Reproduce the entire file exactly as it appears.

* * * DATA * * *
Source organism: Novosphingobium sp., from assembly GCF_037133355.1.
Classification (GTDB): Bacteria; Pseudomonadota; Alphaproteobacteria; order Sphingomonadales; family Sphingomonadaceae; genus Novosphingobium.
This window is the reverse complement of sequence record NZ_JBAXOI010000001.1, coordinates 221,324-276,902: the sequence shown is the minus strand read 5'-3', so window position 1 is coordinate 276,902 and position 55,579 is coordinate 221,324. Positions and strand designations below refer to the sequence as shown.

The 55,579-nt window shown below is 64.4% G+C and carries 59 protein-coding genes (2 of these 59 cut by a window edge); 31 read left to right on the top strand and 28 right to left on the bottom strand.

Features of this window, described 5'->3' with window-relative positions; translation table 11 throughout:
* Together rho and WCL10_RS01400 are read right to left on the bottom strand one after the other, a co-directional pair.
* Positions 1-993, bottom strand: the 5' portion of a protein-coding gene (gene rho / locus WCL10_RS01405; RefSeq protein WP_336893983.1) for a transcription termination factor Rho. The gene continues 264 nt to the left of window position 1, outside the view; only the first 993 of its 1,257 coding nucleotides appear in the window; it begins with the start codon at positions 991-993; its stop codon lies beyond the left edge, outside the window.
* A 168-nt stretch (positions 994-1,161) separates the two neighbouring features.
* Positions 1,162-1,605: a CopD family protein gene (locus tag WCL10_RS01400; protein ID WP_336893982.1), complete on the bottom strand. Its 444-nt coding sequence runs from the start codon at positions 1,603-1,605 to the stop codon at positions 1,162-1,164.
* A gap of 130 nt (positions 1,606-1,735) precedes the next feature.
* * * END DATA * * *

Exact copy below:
Source organism: Novosphingobium sp., from assembly GCF_037133355.1.
Classification (GTDB): Bacteria; Pseudomonadota; Alphaproteobacteria; order Sphingomonadales; family Sphingomonadaceae; genus Novosphingobium.
This window is the reverse complement of sequence record NZ_JBAXOI010000001.1, coordinates 221,324-276,902: the sequence shown is the minus strand read 5'-3', so window position 1 is coordinate 276,902 and position 55,579 is coordinate 221,324. Positions and strand designations below refer to the sequence as shown.

The 55,579-nt window shown below is 64.4% G+C and carries 59 protein-coding genes (2 of these 59 cut by a window edge); 31 read left to right on the top strand and 28 right to left on the bottom strand.

Features of this window, described 5'->3' with window-relative positions; translation table 11 throughout:
* Together rho and WCL10_RS01400 are read right to left on the bottom strand one after the other, a co-directional pair.
* Positions 1-993, bottom strand: the 5' portion of a protein-coding gene (gene rho / locus WCL10_RS01405; RefSeq protein WP_336893983.1) for a transcription termination factor Rho. The gene continues 264 nt to the left of window position 1, outside the view; only the first 993 of its 1,257 coding nucleotides appear in the window; it begins with the start codon at positions 991-993; its stop codon lies beyond the left edge, outside the window.
* A 168-nt stretch (positions 994-1,161) separates the two neighbouring features.
* Positions 1,162-1,605: a CopD family protein gene (locus tag WCL10_RS01400; protein ID WP_336893982.1), complete on the bottom strand. Its 444-nt coding sequence runs from the start codon at positions 1,603-1,605 to the stop codon at positions 1,162-1,164.
* A gap of 130 nt (positions 1,606-1,735) precedes the next feature.